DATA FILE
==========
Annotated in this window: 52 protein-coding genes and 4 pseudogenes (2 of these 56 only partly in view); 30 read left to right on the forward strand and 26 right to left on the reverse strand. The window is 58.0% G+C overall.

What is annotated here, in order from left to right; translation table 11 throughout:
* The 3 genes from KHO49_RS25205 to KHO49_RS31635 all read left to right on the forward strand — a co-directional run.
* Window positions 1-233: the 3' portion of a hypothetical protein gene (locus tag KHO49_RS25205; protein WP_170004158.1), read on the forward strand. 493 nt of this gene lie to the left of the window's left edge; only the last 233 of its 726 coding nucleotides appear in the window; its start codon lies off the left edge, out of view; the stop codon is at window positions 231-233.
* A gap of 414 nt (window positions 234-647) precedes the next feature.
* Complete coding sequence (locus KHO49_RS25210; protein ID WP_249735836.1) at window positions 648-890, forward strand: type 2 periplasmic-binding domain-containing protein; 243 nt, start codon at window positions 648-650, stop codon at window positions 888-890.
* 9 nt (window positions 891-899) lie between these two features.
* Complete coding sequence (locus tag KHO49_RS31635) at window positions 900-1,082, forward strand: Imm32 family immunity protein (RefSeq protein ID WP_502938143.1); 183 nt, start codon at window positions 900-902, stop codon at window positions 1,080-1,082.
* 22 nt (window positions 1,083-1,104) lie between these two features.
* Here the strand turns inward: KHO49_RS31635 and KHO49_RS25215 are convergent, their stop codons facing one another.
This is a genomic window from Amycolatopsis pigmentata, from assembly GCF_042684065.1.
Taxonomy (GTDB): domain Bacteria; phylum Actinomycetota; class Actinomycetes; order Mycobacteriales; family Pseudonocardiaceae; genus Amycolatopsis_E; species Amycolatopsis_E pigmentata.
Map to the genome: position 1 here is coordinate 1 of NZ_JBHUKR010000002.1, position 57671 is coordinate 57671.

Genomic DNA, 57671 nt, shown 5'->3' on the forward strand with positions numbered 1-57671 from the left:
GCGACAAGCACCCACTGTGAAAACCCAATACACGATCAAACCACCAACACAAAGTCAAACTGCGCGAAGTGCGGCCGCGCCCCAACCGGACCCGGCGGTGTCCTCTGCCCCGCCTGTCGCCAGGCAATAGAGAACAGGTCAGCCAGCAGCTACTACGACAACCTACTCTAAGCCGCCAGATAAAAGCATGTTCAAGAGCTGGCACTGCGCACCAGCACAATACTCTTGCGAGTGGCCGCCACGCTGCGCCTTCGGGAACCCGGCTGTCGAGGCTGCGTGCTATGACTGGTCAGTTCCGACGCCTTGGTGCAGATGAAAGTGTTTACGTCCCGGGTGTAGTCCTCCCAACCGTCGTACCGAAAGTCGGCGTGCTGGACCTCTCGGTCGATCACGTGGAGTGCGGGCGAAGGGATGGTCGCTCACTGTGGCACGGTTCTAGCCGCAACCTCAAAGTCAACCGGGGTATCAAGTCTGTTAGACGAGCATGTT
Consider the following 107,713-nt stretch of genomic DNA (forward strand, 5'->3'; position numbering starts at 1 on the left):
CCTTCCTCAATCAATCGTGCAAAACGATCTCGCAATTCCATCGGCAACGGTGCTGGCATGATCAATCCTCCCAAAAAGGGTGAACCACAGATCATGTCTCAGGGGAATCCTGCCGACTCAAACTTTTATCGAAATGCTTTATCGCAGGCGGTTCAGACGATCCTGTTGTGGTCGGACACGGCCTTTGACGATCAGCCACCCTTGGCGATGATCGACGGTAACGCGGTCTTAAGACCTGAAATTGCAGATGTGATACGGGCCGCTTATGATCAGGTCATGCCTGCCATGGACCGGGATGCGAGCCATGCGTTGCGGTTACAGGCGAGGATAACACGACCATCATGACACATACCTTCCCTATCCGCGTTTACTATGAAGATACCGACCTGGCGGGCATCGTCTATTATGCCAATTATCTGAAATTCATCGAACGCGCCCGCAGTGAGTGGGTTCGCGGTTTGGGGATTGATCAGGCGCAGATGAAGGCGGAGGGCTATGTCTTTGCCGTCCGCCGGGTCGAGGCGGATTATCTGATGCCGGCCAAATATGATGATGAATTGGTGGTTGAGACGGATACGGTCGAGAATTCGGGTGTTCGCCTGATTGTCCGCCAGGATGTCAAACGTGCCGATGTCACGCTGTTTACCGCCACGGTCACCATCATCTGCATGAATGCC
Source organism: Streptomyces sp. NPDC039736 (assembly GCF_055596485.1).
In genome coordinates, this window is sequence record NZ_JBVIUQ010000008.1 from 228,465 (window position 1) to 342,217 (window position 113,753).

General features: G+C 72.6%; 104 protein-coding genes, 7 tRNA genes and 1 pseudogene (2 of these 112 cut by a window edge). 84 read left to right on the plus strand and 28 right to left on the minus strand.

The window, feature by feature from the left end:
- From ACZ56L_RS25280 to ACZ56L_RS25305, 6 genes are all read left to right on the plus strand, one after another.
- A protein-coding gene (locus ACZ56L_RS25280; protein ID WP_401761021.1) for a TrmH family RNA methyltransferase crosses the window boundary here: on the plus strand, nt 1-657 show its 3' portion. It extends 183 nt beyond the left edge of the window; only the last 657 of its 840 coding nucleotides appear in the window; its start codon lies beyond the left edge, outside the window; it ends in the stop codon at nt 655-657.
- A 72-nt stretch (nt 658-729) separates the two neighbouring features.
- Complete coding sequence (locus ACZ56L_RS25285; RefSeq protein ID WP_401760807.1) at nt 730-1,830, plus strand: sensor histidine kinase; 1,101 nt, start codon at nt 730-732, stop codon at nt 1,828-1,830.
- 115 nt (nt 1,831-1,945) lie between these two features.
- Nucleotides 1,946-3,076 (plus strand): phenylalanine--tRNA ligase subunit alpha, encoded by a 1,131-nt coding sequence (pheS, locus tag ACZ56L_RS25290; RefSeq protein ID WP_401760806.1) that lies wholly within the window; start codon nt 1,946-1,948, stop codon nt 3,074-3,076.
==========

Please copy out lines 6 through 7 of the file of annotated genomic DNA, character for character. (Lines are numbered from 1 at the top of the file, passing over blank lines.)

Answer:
* Complete coding sequence (locus KHO49_RS25210; protein ID WP_249735836.1) at window positions 648-890, forward strand: type 2 periplasmic-binding domain-containing protein; 243 nt, start codon at window positions 648-650, stop codon at window positions 888-890.
* 9 nt (window positions 891-899) lie between these two features.